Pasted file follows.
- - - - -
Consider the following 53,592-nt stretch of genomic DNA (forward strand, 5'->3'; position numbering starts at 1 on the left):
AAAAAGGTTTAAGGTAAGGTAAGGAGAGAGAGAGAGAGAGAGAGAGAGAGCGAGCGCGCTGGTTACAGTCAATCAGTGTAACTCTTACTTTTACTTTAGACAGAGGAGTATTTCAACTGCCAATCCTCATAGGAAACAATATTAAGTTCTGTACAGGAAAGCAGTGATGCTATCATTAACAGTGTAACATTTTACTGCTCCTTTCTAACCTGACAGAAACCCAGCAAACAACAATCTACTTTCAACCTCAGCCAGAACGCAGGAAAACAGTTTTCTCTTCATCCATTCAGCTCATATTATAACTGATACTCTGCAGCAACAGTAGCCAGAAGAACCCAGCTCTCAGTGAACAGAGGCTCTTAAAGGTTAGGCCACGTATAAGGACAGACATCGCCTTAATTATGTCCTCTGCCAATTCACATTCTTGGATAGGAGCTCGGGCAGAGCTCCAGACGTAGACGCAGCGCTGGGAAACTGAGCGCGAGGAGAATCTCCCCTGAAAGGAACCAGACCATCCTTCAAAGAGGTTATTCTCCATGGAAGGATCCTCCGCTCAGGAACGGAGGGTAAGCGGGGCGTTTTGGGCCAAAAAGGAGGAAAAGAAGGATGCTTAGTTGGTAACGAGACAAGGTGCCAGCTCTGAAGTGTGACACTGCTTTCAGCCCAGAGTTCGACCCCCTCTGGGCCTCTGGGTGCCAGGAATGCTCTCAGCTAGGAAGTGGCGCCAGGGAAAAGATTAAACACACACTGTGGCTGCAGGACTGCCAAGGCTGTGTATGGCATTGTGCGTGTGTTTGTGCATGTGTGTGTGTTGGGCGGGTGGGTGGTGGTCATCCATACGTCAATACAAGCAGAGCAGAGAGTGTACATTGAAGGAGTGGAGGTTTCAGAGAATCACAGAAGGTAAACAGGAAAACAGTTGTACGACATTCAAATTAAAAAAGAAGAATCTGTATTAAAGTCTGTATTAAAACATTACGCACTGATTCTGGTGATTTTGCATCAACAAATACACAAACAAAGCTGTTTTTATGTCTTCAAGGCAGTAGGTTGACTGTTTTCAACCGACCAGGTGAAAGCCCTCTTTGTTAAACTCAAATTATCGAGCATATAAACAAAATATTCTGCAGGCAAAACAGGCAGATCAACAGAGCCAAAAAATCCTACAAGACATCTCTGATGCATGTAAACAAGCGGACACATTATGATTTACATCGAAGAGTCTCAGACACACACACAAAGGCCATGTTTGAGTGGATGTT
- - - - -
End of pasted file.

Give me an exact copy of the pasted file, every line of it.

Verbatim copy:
Consider the following 53,592-nt stretch of genomic DNA (forward strand, 5'->3'; position numbering starts at 1 on the left):
AAAAAGGTTTAAGGTAAGGTAAGGAGAGAGAGAGAGAGAGAGAGAGAGAGCGAGCGCGCTGGTTACAGTCAATCAGTGTAACTCTTACTTTTACTTTAGACAGAGGAGTATTTCAACTGCCAATCCTCATAGGAAACAATATTAAGTTCTGTACAGGAAAGCAGTGATGCTATCATTAACAGTGTAACATTTTACTGCTCCTTTCTAACCTGACAGAAACCCAGCAAACAACAATCTACTTTCAACCTCAGCCAGAACGCAGGAAAACAGTTTTCTCTTCATCCATTCAGCTCATATTATAACTGATACTCTGCAGCAACAGTAGCCAGAAGAACCCAGCTCTCAGTGAACAGAGGCTCTTAAAGGTTAGGCCACGTATAAGGACAGACATCGCCTTAATTATGTCCTCTGCCAATTCACATTCTTGGATAGGAGCTCGGGCAGAGCTCCAGACGTAGACGCAGCGCTGGGAAACTGAGCGCGAGGAGAATCTCCCCTGAAAGGAACCAGACCATCCTTCAAAGAGGTTATTCTCCATGGAAGGATCCTCCGCTCAGGAACGGAGGGTAAGCGGGGCGTTTTGGGCCAAAAAGGAGGAAAAGAAGGATGCTTAGTTGGTAACGAGACAAGGTGCCAGCTCTGAAGTGTGACACTGCTTTCAGCCCAGAGTTCGACCCCCTCTGGGCCTCTGGGTGCCAGGAATGCTCTCAGCTAGGAAGTGGCGCCAGGGAAAAGATTAAACACACACTGTGGCTGCAGGACTGCCAAGGCTGTGTATGGCATTGTGCGTGTGTTTGTGCATGTGTGTGTGTTGGGCGGGTGGGTGGTGGTCATCCATACGTCAATACAAGCAGAGCAGAGAGTGTACATTGAAGGAGTGGAGGTTTCAGAGAATCACAGAAGGTAAACAGGAAAACAGTTGTACGACATTCAAATTAAAAAAGAAGAATCTGTATTAAAGTCTGTATTAAAACATTACGCACTGATTCTGGTGATTTTGCATCAACAAATACACAAACAAAGCTGTTTTTATGTCTTCAAGGCAGTAGGTTGACTGTTTTCAACCGACCAGGTGAAAGCCCTCTTTGTTAAACTCAAATTATCGAGCATATAAACAAAATATTCTGCAGGCAAAACAGGCAGATCAACAGAGCCAAAAAATCCTACAAGACATCTCTGATGCATGTAAACAAGCGGACACATTATGATTTACATCGAAGAGTCTCAGACACACACACAAAGGCCATGTTTGAGTGGATGTT